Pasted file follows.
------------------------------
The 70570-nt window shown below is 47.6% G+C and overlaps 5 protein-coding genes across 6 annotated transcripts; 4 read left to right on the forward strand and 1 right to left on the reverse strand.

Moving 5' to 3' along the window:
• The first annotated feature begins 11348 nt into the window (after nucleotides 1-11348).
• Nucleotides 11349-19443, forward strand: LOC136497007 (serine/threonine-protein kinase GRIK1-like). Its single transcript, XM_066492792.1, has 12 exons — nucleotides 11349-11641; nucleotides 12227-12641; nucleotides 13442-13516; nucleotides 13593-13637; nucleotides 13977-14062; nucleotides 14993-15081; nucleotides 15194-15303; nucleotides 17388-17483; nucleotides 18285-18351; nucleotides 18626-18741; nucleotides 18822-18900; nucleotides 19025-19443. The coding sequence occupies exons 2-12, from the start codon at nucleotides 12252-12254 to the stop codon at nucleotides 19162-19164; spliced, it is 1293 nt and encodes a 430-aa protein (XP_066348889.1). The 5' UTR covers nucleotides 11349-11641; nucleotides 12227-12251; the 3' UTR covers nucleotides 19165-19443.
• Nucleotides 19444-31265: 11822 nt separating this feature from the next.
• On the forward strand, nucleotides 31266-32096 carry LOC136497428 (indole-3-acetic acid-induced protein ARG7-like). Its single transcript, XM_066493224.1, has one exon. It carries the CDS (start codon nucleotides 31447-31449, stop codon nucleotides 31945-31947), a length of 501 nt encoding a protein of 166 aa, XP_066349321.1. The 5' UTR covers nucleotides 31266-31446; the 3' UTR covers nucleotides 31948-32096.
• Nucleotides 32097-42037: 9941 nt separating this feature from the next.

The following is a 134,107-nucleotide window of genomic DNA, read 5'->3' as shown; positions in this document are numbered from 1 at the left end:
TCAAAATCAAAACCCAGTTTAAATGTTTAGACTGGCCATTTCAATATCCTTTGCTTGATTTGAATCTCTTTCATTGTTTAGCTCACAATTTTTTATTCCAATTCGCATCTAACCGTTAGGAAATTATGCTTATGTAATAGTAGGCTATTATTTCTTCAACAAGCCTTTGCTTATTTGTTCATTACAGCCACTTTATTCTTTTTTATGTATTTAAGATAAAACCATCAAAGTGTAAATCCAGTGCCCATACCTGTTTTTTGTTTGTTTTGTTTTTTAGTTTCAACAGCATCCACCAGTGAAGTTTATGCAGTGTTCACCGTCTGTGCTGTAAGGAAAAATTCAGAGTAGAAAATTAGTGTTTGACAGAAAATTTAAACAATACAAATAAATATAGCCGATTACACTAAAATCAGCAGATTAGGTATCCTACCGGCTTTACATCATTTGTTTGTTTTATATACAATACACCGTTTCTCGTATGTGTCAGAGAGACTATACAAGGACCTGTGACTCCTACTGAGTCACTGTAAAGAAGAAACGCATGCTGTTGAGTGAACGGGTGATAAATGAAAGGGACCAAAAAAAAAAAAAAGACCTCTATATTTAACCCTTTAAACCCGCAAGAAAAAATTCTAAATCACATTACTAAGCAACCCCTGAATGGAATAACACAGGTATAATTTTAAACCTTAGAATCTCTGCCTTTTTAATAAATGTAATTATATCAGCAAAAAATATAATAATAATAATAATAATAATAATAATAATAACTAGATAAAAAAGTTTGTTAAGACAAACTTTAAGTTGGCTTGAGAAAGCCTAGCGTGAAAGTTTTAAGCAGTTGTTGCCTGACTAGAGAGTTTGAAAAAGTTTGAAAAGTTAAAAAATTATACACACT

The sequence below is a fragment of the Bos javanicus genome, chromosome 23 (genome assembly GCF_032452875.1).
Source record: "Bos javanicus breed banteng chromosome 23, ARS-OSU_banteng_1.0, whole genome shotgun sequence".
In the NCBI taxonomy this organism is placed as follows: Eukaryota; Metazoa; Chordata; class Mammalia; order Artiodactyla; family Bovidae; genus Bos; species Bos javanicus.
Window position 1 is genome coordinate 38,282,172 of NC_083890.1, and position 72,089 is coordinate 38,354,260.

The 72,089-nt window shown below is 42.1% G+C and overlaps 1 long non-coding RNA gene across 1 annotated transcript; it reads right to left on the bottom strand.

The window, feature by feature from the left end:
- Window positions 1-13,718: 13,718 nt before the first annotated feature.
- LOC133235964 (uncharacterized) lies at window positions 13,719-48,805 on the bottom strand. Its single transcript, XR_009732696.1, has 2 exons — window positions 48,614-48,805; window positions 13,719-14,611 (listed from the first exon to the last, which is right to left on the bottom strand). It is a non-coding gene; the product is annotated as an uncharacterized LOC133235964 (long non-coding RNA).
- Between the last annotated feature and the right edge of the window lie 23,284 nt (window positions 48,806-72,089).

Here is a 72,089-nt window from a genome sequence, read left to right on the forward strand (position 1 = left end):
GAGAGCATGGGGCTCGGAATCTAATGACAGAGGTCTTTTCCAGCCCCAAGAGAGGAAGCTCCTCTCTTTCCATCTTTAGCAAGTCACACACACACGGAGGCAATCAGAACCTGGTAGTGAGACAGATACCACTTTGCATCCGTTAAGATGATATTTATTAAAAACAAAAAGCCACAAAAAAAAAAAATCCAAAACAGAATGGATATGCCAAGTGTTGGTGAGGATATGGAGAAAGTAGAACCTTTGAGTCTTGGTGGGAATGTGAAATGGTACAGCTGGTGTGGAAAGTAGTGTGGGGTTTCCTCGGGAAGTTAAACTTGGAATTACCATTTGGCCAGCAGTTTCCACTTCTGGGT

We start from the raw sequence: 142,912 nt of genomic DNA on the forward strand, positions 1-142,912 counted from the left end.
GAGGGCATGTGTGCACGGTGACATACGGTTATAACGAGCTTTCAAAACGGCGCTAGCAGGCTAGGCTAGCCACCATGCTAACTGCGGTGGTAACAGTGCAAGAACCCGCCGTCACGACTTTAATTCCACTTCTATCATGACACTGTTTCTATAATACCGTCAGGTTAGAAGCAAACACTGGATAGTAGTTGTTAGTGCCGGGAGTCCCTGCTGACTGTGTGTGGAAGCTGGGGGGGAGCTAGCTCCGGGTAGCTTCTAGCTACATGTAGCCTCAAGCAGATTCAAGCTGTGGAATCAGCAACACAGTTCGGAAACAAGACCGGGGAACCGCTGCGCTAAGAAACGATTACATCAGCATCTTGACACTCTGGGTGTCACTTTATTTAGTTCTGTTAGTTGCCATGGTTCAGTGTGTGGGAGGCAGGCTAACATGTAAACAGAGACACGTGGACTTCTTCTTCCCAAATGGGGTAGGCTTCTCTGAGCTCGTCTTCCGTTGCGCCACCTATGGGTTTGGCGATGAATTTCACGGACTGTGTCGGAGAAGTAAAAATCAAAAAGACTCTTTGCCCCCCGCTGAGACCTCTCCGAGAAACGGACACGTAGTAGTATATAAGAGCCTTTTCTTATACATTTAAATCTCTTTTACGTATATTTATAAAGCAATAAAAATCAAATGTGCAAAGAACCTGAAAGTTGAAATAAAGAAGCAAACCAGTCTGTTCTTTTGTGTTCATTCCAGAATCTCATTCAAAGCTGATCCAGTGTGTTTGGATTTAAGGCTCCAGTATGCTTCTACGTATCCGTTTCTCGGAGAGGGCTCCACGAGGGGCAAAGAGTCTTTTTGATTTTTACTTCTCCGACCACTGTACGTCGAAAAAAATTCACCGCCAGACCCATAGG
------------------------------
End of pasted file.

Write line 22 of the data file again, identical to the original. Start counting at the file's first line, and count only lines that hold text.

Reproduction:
GAGGGCATGTGTGCACGGTGACATACGGTTATAACGAGCTTTCAAAACGGCGCTAGCAGGCTAGGCTAGCCACCATGCTAACTGCGGTGGTAACAGTGCAAGAACCCGCCGTCACGACTTTAATTCCACTTCTATCATGACACTGTTTCTATAATACCGTCAGGTTAGAAGCAAACACTGGATAGTAGTTGTTAGTGCCGGGAGTCCCTGCTGACTGTGTGTGGAAGCTGGGGGGGAGCTAGCTCCGGGTAGCTTCTAGCTACATGTAGCCTCAAGCAGATTCAAGCTGTGGAATCAGCAACACAGTTCGGAAACAAGACCGGGGAACCGCTGCGCTAAGAAACGATTACATCAGCATCTTGACACTCTGGGTGTCACTTTATTTAGTTCTGTTAGTTGCCATGGTTCAGTGTGTGGGAGGCAGGCTAACATGTAAACAGAGACACGTGGACTTCTTCTTCCCAAATGGGGTAGGCTTCTCTGAGCTCGTCTTCCGTTGCGCCACCTATGGGTTTGGCGATGAATTTCACGGACTGTGTCGGAGAAGTAAAAATCAAAAAGACTCTTTGCCCCCCGCTGAGACCTCTCCGAGAAACGGACACGTAGTAGTATATAAGAGCCTTTTCTTATACATTTAAATCTCTTTTACGTATATTTATAAAGCAATAAAAATCAAATGTGCAAAGAACCTGAAAGTTGAAATAAAGAAGCAAACCAGTCTGTTCTTTTGTGTTCATTCCAGAATCTCATTCAAAGCTGATCCAGTGTGTTTGGATTTAAGGCTCCAGTATGCTTCTACGTATCCGTTTCTCGGAGAGGGCTCCACGAGGGGCAAAGAGTCTTTTTGATTTTTACTTCTCCGACCACTGTACGTCGAAAAAAATTCACCGCCAGACCCATAGG